About UK Reads – www.ukreads.org
As a response to the vital need for UK children to have access to books at home, supporting parents to become their child’s first teacher and literacy support, UK Reads was launched in 2020.
About the World Literacy Foundation
The World Literacy Foundation is a global non-profit organization working to ensure that every young individual regardless of geographic location has the opportunity to acquire literacy skills to reach their full potential, succeed at school and beyond.
We provide free access to quality education materials and innovative solutions that target wide-scale illiteracy. Since 2013, we are providing our support services in remote communities and disadvantaged areas in the United Kingdom, the United States, Australia, South America, and Africa.
The World Literacy Foundation (WLF) have been providing our Sun Books tablets, along with teacher training and support in Africa for over 5 years. The literacy of the children has greatly increased since the Sun Books were introduced, and we now work with dozens of sub-Saharan schools.
Most people take literacy skills for granted but there are over 750 million illiterate people who cannot read a single word and more than 2 billion who struggle to read and write a sentence! Illiterate people experience difficulties with simple everyday tasks like reading the newspaper, understanding a traffic sign, or filling in a job application. The lack of reading and writing skills often results in the marginalization of low-skilled individuals from active participation in their communities and societies.
Literacy is the key to unlock better opportunities in life and all children deserve the opportunity to acquire literacy skills from an early age so they can enjoy lifelong learning.
How we do it?
- We provide books and educational resources, so the children can discover the joy of reading.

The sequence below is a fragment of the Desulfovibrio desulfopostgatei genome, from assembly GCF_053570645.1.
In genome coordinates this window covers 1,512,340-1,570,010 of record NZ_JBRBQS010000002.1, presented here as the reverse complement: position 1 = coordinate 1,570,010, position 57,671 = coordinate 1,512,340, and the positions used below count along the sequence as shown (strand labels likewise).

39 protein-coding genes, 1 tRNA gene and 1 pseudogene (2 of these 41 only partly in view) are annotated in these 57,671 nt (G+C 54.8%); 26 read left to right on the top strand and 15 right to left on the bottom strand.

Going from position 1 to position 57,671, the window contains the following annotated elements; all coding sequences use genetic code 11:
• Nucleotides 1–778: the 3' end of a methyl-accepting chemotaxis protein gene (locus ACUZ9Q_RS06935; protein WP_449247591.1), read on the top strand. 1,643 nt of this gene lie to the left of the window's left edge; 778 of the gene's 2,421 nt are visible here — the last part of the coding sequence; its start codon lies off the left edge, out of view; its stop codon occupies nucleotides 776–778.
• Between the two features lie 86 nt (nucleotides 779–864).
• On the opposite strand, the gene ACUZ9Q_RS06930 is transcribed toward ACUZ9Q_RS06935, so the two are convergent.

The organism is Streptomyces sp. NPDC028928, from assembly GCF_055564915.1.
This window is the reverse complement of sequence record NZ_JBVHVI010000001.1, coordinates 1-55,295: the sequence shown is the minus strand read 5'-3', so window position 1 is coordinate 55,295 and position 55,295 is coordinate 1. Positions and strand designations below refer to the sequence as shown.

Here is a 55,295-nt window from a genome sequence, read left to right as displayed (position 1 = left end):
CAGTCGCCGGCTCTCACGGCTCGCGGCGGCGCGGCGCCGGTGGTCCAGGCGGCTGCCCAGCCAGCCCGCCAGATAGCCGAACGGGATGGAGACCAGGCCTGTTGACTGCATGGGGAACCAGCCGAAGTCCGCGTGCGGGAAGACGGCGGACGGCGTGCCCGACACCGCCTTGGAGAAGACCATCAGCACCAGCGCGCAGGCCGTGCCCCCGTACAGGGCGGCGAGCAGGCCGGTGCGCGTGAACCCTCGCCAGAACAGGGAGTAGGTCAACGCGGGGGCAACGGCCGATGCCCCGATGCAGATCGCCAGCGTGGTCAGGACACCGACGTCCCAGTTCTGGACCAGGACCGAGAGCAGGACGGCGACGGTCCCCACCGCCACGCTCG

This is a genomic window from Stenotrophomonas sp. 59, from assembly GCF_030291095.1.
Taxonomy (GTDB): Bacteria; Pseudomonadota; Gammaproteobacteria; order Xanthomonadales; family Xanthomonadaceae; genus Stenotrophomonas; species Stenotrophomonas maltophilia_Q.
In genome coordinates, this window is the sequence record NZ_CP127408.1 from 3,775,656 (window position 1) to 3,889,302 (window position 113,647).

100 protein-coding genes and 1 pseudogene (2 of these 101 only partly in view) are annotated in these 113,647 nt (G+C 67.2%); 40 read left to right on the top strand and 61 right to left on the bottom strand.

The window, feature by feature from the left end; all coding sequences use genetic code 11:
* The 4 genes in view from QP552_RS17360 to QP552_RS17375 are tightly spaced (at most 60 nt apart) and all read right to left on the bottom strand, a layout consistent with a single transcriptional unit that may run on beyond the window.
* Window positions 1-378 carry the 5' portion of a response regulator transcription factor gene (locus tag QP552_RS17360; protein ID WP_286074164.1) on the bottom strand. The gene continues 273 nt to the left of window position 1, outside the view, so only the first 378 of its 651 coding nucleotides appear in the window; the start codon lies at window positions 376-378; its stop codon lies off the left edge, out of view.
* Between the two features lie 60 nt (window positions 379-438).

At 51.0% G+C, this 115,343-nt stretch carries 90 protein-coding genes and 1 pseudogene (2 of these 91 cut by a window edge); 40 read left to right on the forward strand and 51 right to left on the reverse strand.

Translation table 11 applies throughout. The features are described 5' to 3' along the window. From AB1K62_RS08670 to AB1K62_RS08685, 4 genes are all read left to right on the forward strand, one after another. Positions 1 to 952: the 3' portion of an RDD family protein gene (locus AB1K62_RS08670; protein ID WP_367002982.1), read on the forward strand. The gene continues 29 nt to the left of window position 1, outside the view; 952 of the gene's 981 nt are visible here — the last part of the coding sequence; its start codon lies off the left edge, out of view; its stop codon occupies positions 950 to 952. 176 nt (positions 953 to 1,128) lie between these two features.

- We provide tutoring and literacy support to disadvantaged children who are struggling to read.
- We gather literacy and educational leaders and organizations around the world to share ideas and collaborate within the sector.
- We bring together innovative technology, e-books, games, and locally-curated content to advance the learning of children in remote communities in their mother tongue and English.
- We are a global voice to spread and promote the importance of literacy, we empower people to advocate in their local community for this cause.
Levels of loneliness during lockdown were higher in people living with children (Fancourt et al 2020), and almost a third of parents of children aged four and under reported loneliness (Mental Health Foundation 2020). Both loneliness and social isolation are associated with depression (Matthews et al 2016). In addition, living in an area of deprivation and in an urban area is associated with a higher level of poor mental health (Bowers et al 2012), and this may have been particularly challenging during lockdown.
Sutton Trust research showed that 45% of parents of very young children reported a particularly negative impact on their child’s social and emotional development a study run by five leading universities found that disadvantaged parents were less likely to engage in enriching activities during lockdown, particularly those that require access to outdoor space and access to books (University of Oxford 2020).